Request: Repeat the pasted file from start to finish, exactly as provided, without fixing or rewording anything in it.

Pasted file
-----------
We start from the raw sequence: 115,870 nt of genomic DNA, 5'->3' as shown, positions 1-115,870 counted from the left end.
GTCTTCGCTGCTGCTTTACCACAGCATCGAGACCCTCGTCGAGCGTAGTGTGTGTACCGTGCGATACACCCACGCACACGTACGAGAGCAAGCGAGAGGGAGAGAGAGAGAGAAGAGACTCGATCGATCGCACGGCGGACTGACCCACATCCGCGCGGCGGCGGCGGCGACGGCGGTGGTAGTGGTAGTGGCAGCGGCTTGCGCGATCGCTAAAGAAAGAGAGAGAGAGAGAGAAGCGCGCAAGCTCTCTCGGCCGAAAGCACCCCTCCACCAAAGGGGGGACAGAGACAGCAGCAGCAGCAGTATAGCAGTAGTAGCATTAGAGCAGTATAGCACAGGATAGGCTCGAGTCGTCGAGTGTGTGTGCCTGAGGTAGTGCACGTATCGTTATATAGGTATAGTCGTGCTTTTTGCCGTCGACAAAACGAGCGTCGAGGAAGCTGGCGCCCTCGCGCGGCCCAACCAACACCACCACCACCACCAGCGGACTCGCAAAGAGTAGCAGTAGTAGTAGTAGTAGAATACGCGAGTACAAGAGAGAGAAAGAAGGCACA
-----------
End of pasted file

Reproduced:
We start from the raw sequence: 115,870 nt of genomic DNA, 5'->3' as shown, positions 1-115,870 counted from the left end.
GTCTTCGCTGCTGCTTTACCACAGCATCGAGACCCTCGTCGAGCGTAGTGTGTGTACCGTGCGATACACCCACGCACACGTACGAGAGCAAGCGAGAGGGAGAGAGAGAGAGAAGAGACTCGATCGATCGCACGGCGGACTGACCCACATCCGCGCGGCGGCGGCGGCGACGGCGGTGGTAGTGGTAGTGGCAGCGGCTTGCGCGATCGCTAAAGAAAGAGAGAGAGAGAGAGAAGCGCGCAAGCTCTCTCGGCCGAAAGCACCCCTCCACCAAAGGGGGGACAGAGACAGCAGCAGCAGCAGTATAGCAGTAGTAGCATTAGAGCAGTATAGCACAGGATAGGCTCGAGTCGTCGAGTGTGTGTGCCTGAGGTAGTGCACGTATCGTTATATAGGTATAGTCGTGCTTTTTGCCGTCGACAAAACGAGCGTCGAGGAAGCTGGCGCCCTCGCGCGGCCCAACCAACACCACCACCACCACCAGCGGACTCGCAAAGAGTAGCAGTAGTAGTAGTAGTAGAATACGCGAGTACAAGAGAGAGAAAGAAGGCACA